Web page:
We’re all agency workers really

A Guest Blog

There is lots of movement of social workers within Local Authority and NHS employer organisations. Times change, different agendas and different prerogatives mean people move on.

A common question asked when a worker joins a team these days is whether you are an agency worker or permanent staff. I’m never quite sure when asked this whether being a ‘permanent member of staff’ is better or worse than an agency worker but the question always seems like a loaded question to me; loaded with value judgments about the person being questioned.

Currently we work with lots of permanent and agency staff. Many permanent staff are great, others or not. Many agency staff are great, others are not. When I was asked this week by a new member of our team whether I was agency or permanent it made me stop and think. Who do I actually work for?

The Council? They put the money in my bank on the 15th of every month. I have training through them, I am authorised as an AMHP by them and they provide me with the tools required (sometimes) to do the job they give me the money to do. But do I work for the Council? I don’t think so. At least I have never felt like I do.

I worked within the NHS for two years. Again the Council would put my money in the bank on the 15th of the month. The NHS would provide me with the tools to do the job but the Council authorised me as an AMHP. When I was asked to do admin by my NHS manager instead of spending time supporting people I would say ‘I don’t work for the NHS, I work for the Council’. And that’s how I felt…did I work for the NHS. No.

So who do I think I work for? I work for the people who pay me, and I mean really pay me. People, citizens who pay their taxes which in turns go to the government, which then goes to the Council who then pay me. So I work for local people…The Council as my employer is merely the agency, the middleman. We’re all agency workers. The Local Authority is a servant of local people not a master over them, we work for people. Social workers are servants not masters.

When the starting point is that the person you are going to see today is your boss, have that in your head, I wonder if that power imbalance shifts at all. My dad was a skip driver; I used to go to work with him every Saturday morning for the day. On Saturday he would get paid by his boss, my dad would always say thank you and shake his hand when his boss would pay him. One day I asked my dad why he always said thank you when he was merely getting paid for what he had done. ‘Because without him paying my wages where would we be?’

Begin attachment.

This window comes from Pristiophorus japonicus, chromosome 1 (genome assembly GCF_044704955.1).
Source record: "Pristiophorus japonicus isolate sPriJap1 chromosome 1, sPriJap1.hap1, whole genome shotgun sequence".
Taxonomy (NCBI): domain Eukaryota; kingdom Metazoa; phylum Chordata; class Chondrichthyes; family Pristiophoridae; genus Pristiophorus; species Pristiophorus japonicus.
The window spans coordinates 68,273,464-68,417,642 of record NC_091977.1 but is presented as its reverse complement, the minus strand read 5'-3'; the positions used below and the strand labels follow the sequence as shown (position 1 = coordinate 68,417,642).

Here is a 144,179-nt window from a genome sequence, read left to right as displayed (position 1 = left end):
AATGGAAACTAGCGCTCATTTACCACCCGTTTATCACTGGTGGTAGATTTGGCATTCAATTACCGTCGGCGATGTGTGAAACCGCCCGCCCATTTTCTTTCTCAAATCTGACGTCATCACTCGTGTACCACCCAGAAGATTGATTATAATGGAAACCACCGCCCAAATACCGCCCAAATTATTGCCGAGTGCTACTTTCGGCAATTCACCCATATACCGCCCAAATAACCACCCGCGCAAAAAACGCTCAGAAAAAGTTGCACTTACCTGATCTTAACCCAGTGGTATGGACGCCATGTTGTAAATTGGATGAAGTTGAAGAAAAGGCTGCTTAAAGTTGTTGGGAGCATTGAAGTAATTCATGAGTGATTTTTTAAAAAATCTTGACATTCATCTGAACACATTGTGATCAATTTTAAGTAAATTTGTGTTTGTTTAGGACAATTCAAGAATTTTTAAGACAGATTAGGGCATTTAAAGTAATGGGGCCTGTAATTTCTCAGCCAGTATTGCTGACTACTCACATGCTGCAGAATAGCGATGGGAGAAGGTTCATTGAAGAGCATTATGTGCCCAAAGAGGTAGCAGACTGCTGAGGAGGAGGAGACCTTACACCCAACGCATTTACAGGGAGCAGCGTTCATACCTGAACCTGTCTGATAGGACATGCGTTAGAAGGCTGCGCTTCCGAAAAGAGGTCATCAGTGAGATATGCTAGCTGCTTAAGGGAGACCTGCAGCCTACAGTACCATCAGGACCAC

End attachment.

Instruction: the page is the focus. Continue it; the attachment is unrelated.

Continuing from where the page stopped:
I wonder if the next person I see would be happy to pay me for the service I provided them?

munby poster

2 replies on “We’re all agency workers really”

Too true. This reminds me of when we were all debating once about whether it was “citizen”, “customer” or “service user”. One of the people using services said “it should be service creator as I pay your wages”


Agree about the arrogance of some social workers in their behaviour towards agency social workers. I can understand that there may be envy; the agency SW takes home more money than the LA social worker each month, but the advantages and disadvantages of each balance out over time (annual leave, sick leave, pensions etc).

Moreover, we all make choices and must live by them. If there is a need for agency SWs, it is silly to blame the agency SW for accepting the job. Same can be said of ward staff. If they weren’t needed, there would be no market for them.

On a more positive note, agency SWs can bring a great deal of experience garnereed from working with other local authorities, they can learn which bits are the best and if treated with respect, hell, they might even share that knowledge!

But I also agree with your view as to whom we as social workers are accountable. Your blog post highlights something Rob and I used to say to students when we provided practical SW training at Uni shortly after we qualified (Christ, that was 17 years ago…) Used to point out to SW students that when practising, they are accountable to the local authority employing them, must not bring the council into disrepute, but they are also accountable to the person and their families, and also to the good name of the social work profession and they must uphold the law. Sometimes these lines of accountability can conflict.

For my money, I see it this way; the law comes first. Then the council employing me and paying my wage (point taken though about tax payers’ money) then the person and their family – though these swap places from time to time! Social work as a professional concept comes last.

Great blog post, thank you.



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